It would appear that the next The Handmaid’s Tale is on its way: Margaret Atwood’s MaddAddam trilogy will be the next work from the acclaimed speculative fiction author to receive a TV series adaptation. Paramount Television and Anonymous Content won a bidding war for the rights to adapt the trilogy for television, per Variety.
Publisher Penguin Random House sums up the sweeping dystopian trilogy—made up of Oryx and Crake (2003), The Year of the Flood (2009) and Maddaddam (2013)—as follows:
In Oryx and Crake, a man struggles to survive in a world where he may be the last human. In search of answers, he embarks on a journey through the lush wilderness that was so recently a great city, until powerful corporations took mankind on an uncontrolled genetic engineering ride. In The Year of the Flood the long-feared waterless flood has occurred, altering Earth as we know it and obliterating most human life. And in Maddaddam a small group of survivors band together with the Children of Crake: the gentle, bioengineered quasi-human species who will inherit this new earth.
The trilogy’s adaptation, ostensibly titled MaddAddam, will be executive produced by David Kanter and Bard Dorros of Anonymous Content, along with Angus Wall, Linda Carlson and Kent Kubena of Rock Paper Scissors Entertainment—Rock Paper Scissors recently entered into a first-look deal with Paramount TV and Anonymous Content for both scripted and unscripted content.
“I am very happy with the vision described to me by Angus, Kent, David, Bard and Amy, as well as the stunning visual presentation they put together,” Atwood said. “I very much look forward to working with them.”
“Margaret Atwood’s unique and singular literary voice speaks to the greater issues facing our current climate and resonates with fans worldwide; the MaddAddam Trilogy is no exception,” said Amy Powell, president of Paramount TV. “These stories are perfectly suited for portrayal on television and we are thrilled to once again bring a literary masterpiece to life with our partners at Anonymous Content, Angus Wall and Rock Paper Scissors Entertainment.”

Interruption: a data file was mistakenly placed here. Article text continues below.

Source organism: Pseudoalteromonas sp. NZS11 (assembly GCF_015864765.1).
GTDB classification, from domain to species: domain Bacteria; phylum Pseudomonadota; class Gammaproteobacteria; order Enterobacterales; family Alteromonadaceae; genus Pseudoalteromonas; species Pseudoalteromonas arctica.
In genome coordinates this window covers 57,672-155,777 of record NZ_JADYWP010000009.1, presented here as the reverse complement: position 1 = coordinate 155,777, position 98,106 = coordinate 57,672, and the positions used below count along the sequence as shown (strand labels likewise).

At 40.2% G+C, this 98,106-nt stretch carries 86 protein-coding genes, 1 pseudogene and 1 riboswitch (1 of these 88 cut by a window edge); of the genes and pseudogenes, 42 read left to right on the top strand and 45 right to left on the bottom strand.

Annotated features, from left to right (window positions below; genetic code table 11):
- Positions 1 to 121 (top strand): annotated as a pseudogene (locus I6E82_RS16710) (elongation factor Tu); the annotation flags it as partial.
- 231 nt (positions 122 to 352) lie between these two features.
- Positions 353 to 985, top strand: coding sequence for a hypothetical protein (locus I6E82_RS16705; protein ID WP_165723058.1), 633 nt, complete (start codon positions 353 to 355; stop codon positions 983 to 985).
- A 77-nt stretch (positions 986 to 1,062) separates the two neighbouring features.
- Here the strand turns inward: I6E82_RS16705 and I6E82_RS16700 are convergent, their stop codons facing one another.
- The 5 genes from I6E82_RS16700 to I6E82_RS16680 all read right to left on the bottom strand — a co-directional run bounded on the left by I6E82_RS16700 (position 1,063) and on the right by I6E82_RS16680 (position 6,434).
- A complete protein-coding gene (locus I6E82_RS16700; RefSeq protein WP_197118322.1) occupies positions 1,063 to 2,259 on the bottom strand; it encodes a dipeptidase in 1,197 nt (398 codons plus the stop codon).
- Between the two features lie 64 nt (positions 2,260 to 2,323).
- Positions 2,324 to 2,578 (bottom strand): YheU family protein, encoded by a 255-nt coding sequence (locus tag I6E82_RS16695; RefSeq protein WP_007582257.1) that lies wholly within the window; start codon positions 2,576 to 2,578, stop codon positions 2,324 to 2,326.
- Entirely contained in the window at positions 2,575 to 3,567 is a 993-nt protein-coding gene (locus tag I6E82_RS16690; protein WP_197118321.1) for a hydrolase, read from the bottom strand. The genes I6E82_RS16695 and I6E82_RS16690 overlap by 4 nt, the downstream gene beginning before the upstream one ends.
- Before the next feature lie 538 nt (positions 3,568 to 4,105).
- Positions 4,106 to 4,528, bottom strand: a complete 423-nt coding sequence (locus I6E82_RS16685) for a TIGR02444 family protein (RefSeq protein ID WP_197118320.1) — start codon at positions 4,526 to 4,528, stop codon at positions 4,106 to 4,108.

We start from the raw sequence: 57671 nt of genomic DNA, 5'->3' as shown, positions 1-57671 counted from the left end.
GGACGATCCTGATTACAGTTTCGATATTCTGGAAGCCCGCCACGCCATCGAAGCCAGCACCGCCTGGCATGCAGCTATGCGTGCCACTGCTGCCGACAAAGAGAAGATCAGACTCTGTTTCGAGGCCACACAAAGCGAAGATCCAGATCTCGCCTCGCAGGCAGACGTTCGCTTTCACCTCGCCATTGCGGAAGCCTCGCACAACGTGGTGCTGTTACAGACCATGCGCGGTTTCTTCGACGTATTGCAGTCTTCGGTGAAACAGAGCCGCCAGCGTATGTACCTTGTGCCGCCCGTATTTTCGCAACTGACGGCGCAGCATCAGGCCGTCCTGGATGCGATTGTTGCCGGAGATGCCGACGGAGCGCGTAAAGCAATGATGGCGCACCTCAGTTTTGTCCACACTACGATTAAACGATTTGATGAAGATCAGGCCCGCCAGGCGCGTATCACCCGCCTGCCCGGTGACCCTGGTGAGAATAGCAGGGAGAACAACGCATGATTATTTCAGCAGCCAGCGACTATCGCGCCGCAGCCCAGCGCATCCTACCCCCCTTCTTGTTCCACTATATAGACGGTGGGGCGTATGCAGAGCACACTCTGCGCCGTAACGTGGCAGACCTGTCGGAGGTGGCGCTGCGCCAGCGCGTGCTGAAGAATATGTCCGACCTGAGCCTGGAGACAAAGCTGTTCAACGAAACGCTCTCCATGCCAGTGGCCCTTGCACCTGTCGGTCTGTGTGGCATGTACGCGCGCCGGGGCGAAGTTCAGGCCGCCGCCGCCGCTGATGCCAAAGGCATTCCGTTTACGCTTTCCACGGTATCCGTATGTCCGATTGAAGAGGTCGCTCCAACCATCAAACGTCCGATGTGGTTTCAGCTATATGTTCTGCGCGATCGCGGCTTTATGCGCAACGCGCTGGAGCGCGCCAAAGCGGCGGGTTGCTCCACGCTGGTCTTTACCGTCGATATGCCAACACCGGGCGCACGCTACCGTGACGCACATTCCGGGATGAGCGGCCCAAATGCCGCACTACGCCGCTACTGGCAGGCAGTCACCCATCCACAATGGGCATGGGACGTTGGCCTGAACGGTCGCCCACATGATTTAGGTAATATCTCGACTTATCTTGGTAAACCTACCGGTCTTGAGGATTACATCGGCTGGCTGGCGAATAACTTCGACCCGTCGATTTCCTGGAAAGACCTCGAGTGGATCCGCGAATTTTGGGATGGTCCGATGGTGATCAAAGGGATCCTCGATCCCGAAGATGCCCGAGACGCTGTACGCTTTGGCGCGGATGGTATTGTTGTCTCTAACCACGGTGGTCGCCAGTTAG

Hulu’s adaptation of Atwood’s 1985 novel The Handmaid’s Tale launched last April, and has since become the streamer’s most acclaimed original series yet. The series won eight Emmy awards in the fall, including outstanding drama series, outstanding lead actress in a drama series (Elisabeth Moss), outstanding writing for a drama series (Bruce Miller), outstanding supporting actress in a drama series (Ann Dowd) and outstanding directing for a drama series (Reed Morano). The CBC’s miniseries adaptation of Atwood’s Alias Grace premiered on Netflix last November—Paste TV editor Matt Brennan called the miniseries “a tightly constructed marvel.”
Paramount TV and Anonymous Content have combined forces for a number of book-to-series adaptations now, most notably including a George Clooney-starring Hulu limited series based on Joseph Heller’s Catch-22. The banners are also behind Netflix’s 13 Reasons Why and TNT’s new period thriller The Alienist, among others.
At one point, mother! director Darren Aronofsky had been linked to a MaddAddam project in development at HBO, but that project fizzled out in 2016. Aronofsky is not involved with Paramount Television and Anonymous Content’s adaptation.
MaddAddam is currently without a cast, creative team or any kind of production timeline.